How people elect parliaments
Three weeks after the May 9 election, the New Democrat Party and the BC Greens have agreed on the formation of a government for the Canadian province of British Columbia.
The two parties between them won 57% of the vote at the recent election.
Under the plurality single-member division voting system, the NDP won 41 seats with 40% of the vote, but the Greens won just 3 seats with just under 17%.
The governing BC Liberal party also won 40% of the vote, and secured 43 seats.
The agreement is a supply-and-confidence pact, not a coalition. There will be no Greens ministers in the provincial ministry. The Greens will support the NDP on confidence votes in the Legislative Assembly and on appropriation and budget bills.
The arrangements resembles that for the Australian government formed after the 2010 elections, where Greens and independent MHRs offered the Labor party supply and confidence support.
Supply and confidence agreements are also quite common in Australian state parliaments, but are somewhat less so in Canada.
Sitting provincial Premier Christy Clark may choose to approach the first sitting of the Legislative Assembly still holding on to government, and oblige the two other parties to vote her government out of office.
Alternative, she may choose to resign and advise the provincial Lieutenant-Governor to call on NDP John Horgan to form a government immediately.
The Assembly balance of numbers will be awkward. There is an odd number of members – 87 – and the new government’s numbers on the floor would be only 44:43. However once a Speaker of the Assembly is appointed – assuming an NDP nominee is chosen – the numbers would be even.
In order to make the legislature operational, some agreement about the role of the speaker will be required. Alternatively, the opposition Liberals could be invited to provide the Speaker, if they are willing.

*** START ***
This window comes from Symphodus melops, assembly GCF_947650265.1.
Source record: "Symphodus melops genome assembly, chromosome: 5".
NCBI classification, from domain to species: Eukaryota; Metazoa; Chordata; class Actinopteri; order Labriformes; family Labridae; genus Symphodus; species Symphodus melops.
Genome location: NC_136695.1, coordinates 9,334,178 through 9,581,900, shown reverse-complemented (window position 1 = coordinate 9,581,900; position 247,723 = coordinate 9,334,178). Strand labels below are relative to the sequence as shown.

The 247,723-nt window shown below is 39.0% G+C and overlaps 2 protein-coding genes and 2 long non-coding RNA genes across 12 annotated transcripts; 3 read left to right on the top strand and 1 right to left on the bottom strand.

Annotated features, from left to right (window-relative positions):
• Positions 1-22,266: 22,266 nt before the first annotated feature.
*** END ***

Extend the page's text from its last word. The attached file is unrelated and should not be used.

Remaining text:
Australia’s national House of Representatives faced a similar situation from 2010 to 2013. The situation led to greater parliamentary discipline as well as enhanced communication and organisation between the government and the crossbench members. The resulting Parliament ran its full term and passed a number of major pieces of legislation.
The British Columbia NDP and Greens leaders, John Horgan and Andrew Weaver, today only indicated two policy agreements, relating to an oil pipeline project and reforms to union and corporate donations to political parties.
Greens leader Andrew Weaver and New Democrat Party leader John Horgan announce their agreement outside the chamber of the Legislative Assembly (image: CBC)
Electoral reform remains a key policy area where the parties must compromise. Both support an un-determined form of proportional representation for future elections of the Legislative Assembly.
The NDP policy is to decide on a model but then offer voters a veto at a referendum. The policy claims that the NDP will support the reform case at such a referendum.
The Greens oppose the referendum veto concept, and wish to legislate this term to ensure that a new system is in place for the next election, due in four years.
Horgan has stated that the details of initial policy agreements will first be presented to his party caucus tomorrow.
The recent conduct of Liberal Prime Minister Justin Trudeau, who committed before the last federal election to repealing plurality voting for the national House of Commons and then reneged on the commitment, will hang over the negotiations on the issue.
Canada has seen a string of serious attempts at electoral reform in the past few decades, all eventually blocked by veto referendums or by changes of policy by governing major parties.
Repeated issue polls indicate that up to 70% of Canadian voters support some form of proportional representation.